How to Make Your Own Tonic Water

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Housemade Tonic Water

This subject has been covered before, but after numerous requests and some positive encouragement from a good friend this weekend I have decided to post my version of homemade tonic water.

The base for this recipe came from my friend Kevin Ludwig, who pioneered craft tonic water in Portland. His recipe can be found on page 76 of the March/April 2007 issue of Imbibe Magazine. This version is all mine.

My problem with homemade tonic water has always been a flavor profile that was too esoteric for the general audience. This recipe takes some of the positive qualities people have come to understand from commercial tonic water and updated them with fresh ingredients.

A note about cinchona bark


Try a few different suppliers for powdered cinchona bark to see which you like best. Tenzing Momo has great products as a rule, but their cinchona can often be floral, which may or may not work for you. You can also find cinchona from bulk herbal medicine retailers and other specialty herb shops. I find the yellow variety to be milder than the red, so adding too many other flavors to the mix can overpower the quinine. Adjust your recipes accordingly.

Once you’ve mastered your own tonic recipe, you can begin to experiment with different spices and fruit flavors to pair with specific gins. For instance, I’ve found that beefing up the orange peel results in a tonic that pairs nicely with Hendrick’s, but try playing off the coriander or cardamom in other gins and see what happens.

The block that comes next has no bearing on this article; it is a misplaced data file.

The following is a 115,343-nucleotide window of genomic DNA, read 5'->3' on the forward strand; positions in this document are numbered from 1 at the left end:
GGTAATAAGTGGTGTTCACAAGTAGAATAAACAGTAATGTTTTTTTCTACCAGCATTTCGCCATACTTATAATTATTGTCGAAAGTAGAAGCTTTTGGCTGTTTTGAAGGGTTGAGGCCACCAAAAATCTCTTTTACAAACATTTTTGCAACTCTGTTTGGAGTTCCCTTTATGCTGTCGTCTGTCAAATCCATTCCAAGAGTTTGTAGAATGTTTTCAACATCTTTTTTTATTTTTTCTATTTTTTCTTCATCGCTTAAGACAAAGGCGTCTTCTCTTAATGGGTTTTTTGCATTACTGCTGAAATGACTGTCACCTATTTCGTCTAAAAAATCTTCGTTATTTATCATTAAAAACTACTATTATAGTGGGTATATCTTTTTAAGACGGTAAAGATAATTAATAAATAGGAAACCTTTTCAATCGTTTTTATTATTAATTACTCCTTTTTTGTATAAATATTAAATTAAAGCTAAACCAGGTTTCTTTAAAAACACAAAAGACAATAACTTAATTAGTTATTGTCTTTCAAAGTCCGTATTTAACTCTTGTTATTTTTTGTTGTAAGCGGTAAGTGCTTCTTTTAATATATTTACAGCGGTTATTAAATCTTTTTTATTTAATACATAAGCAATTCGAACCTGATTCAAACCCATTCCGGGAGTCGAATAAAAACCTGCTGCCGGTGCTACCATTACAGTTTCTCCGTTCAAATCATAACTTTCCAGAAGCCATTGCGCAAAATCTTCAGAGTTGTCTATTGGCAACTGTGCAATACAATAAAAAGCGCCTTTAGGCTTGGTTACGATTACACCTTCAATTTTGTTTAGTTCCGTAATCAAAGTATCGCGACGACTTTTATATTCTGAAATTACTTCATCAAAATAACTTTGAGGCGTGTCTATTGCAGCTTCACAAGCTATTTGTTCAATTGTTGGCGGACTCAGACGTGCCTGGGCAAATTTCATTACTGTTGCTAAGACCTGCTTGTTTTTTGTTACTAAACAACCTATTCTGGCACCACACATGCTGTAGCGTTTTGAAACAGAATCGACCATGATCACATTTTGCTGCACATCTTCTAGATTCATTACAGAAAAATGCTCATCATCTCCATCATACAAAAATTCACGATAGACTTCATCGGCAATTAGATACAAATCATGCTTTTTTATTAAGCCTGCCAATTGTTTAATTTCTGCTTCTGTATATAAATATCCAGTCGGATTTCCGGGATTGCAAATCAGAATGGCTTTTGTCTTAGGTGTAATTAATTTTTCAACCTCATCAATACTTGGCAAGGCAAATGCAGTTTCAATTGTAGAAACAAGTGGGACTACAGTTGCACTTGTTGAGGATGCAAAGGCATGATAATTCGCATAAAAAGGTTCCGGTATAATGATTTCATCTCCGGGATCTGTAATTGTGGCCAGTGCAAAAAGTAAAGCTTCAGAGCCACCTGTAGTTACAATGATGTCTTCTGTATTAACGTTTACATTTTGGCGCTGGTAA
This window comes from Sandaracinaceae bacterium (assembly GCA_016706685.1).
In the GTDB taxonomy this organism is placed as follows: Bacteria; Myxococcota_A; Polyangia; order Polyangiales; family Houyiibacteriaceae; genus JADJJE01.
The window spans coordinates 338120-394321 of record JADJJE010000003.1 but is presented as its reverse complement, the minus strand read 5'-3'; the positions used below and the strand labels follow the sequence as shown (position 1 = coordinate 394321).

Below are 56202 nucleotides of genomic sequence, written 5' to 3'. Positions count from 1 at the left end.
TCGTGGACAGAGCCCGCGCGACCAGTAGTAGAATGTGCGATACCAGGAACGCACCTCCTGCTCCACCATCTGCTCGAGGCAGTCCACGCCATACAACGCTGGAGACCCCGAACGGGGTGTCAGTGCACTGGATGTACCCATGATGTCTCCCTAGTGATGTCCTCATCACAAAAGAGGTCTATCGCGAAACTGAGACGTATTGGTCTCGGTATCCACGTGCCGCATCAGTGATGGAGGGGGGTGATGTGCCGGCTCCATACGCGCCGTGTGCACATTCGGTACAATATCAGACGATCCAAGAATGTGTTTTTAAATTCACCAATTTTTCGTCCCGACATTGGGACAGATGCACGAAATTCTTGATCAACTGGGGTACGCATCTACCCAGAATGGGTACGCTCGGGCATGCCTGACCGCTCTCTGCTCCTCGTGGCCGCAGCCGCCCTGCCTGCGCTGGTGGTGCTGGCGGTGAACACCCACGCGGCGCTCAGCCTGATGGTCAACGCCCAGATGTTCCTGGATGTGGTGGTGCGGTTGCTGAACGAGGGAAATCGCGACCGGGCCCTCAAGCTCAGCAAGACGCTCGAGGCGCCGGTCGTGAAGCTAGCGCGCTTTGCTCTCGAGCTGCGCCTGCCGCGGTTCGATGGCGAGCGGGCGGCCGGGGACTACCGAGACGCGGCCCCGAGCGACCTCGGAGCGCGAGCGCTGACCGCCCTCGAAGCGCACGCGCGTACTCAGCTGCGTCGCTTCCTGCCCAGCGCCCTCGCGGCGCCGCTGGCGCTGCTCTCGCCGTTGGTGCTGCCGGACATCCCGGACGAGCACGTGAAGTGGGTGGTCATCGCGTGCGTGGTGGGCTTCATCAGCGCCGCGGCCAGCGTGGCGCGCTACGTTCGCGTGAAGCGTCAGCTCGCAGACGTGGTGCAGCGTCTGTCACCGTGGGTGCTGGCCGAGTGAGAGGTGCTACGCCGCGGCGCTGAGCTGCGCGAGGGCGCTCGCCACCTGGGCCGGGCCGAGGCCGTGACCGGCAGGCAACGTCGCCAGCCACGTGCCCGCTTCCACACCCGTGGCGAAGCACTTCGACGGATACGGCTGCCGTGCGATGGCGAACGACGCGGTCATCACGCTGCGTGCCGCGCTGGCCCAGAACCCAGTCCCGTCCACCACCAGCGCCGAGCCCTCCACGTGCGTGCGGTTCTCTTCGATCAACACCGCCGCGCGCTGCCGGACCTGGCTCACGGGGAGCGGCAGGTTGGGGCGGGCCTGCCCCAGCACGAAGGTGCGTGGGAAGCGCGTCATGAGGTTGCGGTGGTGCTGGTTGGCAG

And now, the recipe…

Tonic Water Print Me

  • 4 cups water
  • 1 cup chopped lemongrass (roughly one large stalk)
  • ¼ cup powdered cinchona bark
  • zest and juice of 1 orange
  • zest and juice of 1 lemon
  • zest and juice of 1 lime
  • 1 tsp whole allspice berries
  • ¼ cup citric acid
  • ¼ tsp Kosher salt
  1. Combine ingredients in a medium saucepan and bring to a boil over high heat.
  2. Once mixture starts to boil, reduce heat to low, cover and simmer for 20 minutes.
  3. Remove from heat and strain out solids using a strainer or chinois.
  4. You'll need to fine-strain the mixture, as it still contains quite a bit of the cinchona bark.
  5. You can use a coffee filter and wait for an hour or more, or do as I do and run the whole mixture through a French coffee press.
  6. Once you're satisfied with the clarity of your mix, heat it back up on the stovetop or microwave, and then add ¾ cup of agave syrup to each cup of your hot mix.
  7. Stir until combined, and store in the attractive bottle of your choice.
  8. You now have a syrup that you can carbonate with seltzer water; I use my iSi soda siphon for some nicely-textured bubbles.
  9. To assemble a gin and tonic, use ¾ ounce of syrup, 1½ ounces of gin and 2 ounces of soda water over ice.

Recipe printed courtesy of

264 Replies to “How to Make Your Own Tonic Water”

  • Hunter says:

    This line:

    “I can’t speak as to any medical benefits. I’m not a doctor.”

    …cracked me up, and furthermore reminded me of a great line from a Texas Meat Purveyors song:

    “I know you ain’t no doctor, but could you pour a dose about yea tall?”

    Anyway, more to the point, I see several people here discussing the safety of this stuff, and I have to say I find it extremely unlikely that there’s any danger. According to the oracle the real, medicinal tonic was between 200-400 times stronger than what they FDA will let you sell as tonic water today. Sure, I’m betting (hoping, really) that this recipe has more than 83ppm quinine, but I still strongly doubt it has more than, say, one order of magnitude more. In which case we’d still be talking about pounding 20-40 G&T’s to get just one medicinal tonic dose. At that point, I’m going to go out on a limb and suggest that the toxicity of the gin should probably be your primary concern.